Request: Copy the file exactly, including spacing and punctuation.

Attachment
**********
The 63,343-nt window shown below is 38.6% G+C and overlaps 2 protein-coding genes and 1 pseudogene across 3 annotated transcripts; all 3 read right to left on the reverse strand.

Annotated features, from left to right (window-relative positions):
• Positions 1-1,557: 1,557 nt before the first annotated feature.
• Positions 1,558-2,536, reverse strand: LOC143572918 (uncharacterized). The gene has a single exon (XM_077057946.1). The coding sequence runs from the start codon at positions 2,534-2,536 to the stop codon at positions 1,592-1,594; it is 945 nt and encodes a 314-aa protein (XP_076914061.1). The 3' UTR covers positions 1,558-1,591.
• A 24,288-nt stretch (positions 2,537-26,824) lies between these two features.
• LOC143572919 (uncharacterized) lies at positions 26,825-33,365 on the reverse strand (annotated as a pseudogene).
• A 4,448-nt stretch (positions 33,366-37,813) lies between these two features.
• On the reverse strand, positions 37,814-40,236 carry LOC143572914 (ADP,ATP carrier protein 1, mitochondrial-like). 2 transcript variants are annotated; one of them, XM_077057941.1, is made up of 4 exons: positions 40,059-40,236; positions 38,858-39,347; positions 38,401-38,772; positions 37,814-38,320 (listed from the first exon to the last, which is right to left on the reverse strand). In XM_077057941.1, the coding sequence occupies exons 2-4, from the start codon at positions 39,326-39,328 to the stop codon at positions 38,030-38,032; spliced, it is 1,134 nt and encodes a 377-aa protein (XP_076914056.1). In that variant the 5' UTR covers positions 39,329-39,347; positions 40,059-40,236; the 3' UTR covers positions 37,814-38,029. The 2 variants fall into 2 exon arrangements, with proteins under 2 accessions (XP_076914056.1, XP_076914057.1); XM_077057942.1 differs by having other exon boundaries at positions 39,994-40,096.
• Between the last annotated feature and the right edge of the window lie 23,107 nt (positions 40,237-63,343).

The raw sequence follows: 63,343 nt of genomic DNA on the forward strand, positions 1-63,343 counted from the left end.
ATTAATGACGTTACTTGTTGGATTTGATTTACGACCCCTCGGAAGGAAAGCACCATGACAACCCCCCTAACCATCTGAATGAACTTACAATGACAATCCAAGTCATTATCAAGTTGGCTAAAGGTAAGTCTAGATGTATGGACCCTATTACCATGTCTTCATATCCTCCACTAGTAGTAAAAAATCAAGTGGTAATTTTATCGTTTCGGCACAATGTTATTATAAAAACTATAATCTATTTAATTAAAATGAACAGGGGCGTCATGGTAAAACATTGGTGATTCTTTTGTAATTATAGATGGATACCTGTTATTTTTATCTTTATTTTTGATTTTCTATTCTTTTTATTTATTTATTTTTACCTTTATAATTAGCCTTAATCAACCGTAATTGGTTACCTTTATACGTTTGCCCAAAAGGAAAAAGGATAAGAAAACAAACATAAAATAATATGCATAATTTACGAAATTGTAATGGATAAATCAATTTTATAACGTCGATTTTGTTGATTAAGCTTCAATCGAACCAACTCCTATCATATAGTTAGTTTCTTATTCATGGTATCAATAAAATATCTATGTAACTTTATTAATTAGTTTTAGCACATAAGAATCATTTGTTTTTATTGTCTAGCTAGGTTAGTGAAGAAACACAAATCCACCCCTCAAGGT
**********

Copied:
The 63,343-nt window shown below is 38.6% G+C and overlaps 2 protein-coding genes and 1 pseudogene across 3 annotated transcripts; all 3 read right to left on the reverse strand.

Annotated features, from left to right (window-relative positions):
• Positions 1-1,557: 1,557 nt before the first annotated feature.
• Positions 1,558-2,536, reverse strand: LOC143572918 (uncharacterized). The gene has a single exon (XM_077057946.1). The coding sequence runs from the start codon at positions 2,534-2,536 to the stop codon at positions 1,592-1,594; it is 945 nt and encodes a 314-aa protein (XP_076914061.1). The 3' UTR covers positions 1,558-1,591.
• A 24,288-nt stretch (positions 2,537-26,824) lies between these two features.
• LOC143572919 (uncharacterized) lies at positions 26,825-33,365 on the reverse strand (annotated as a pseudogene).
• A 4,448-nt stretch (positions 33,366-37,813) lies between these two features.
• On the reverse strand, positions 37,814-40,236 carry LOC143572914 (ADP,ATP carrier protein 1, mitochondrial-like). 2 transcript variants are annotated; one of them, XM_077057941.1, is made up of 4 exons: positions 40,059-40,236; positions 38,858-39,347; positions 38,401-38,772; positions 37,814-38,320 (listed from the first exon to the last, which is right to left on the reverse strand). In XM_077057941.1, the coding sequence occupies exons 2-4, from the start codon at positions 39,326-39,328 to the stop codon at positions 38,030-38,032; spliced, it is 1,134 nt and encodes a 377-aa protein (XP_076914056.1). In that variant the 5' UTR covers positions 39,329-39,347; positions 40,059-40,236; the 3' UTR covers positions 37,814-38,029. The 2 variants fall into 2 exon arrangements, with proteins under 2 accessions (XP_076914056.1, XP_076914057.1); XM_077057942.1 differs by having other exon boundaries at positions 39,994-40,096.
• Between the last annotated feature and the right edge of the window lie 23,107 nt (positions 40,237-63,343).

The raw sequence follows: 63,343 nt of genomic DNA on the forward strand, positions 1-63,343 counted from the left end.
ATTAATGACGTTACTTGTTGGATTTGATTTACGACCCCTCGGAAGGAAAGCACCATGACAACCCCCCTAACCATCTGAATGAACTTACAATGACAATCCAAGTCATTATCAAGTTGGCTAAAGGTAAGTCTAGATGTATGGACCCTATTACCATGTCTTCATATCCTCCACTAGTAGTAAAAAATCAAGTGGTAATTTTATCGTTTCGGCACAATGTTATTATAAAAACTATAATCTATTTAATTAAAATGAACAGGGGCGTCATGGTAAAACATTGGTGATTCTTTTGTAATTATAGATGGATACCTGTTATTTTTATCTTTATTTTTGATTTTCTATTCTTTTTATTTATTTATTTTTACCTTTATAATTAGCCTTAATCAACCGTAATTGGTTACCTTTATACGTTTGCCCAAAAGGAAAAAGGATAAGAAAACAAACATAAAATAATATGCATAATTTACGAAATTGTAATGGATAAATCAATTTTATAACGTCGATTTTGTTGATTAAGCTTCAATCGAACCAACTCCTATCATATAGTTAGTTTCTTATTCATGGTATCAATAAAATATCTATGTAACTTTATTAATTAGTTTTAGCACATAAGAATCATTTGTTTTTATTGTCTAGCTAGGTTAGTGAAGAAACACAAATCCACCCCTCAAGGT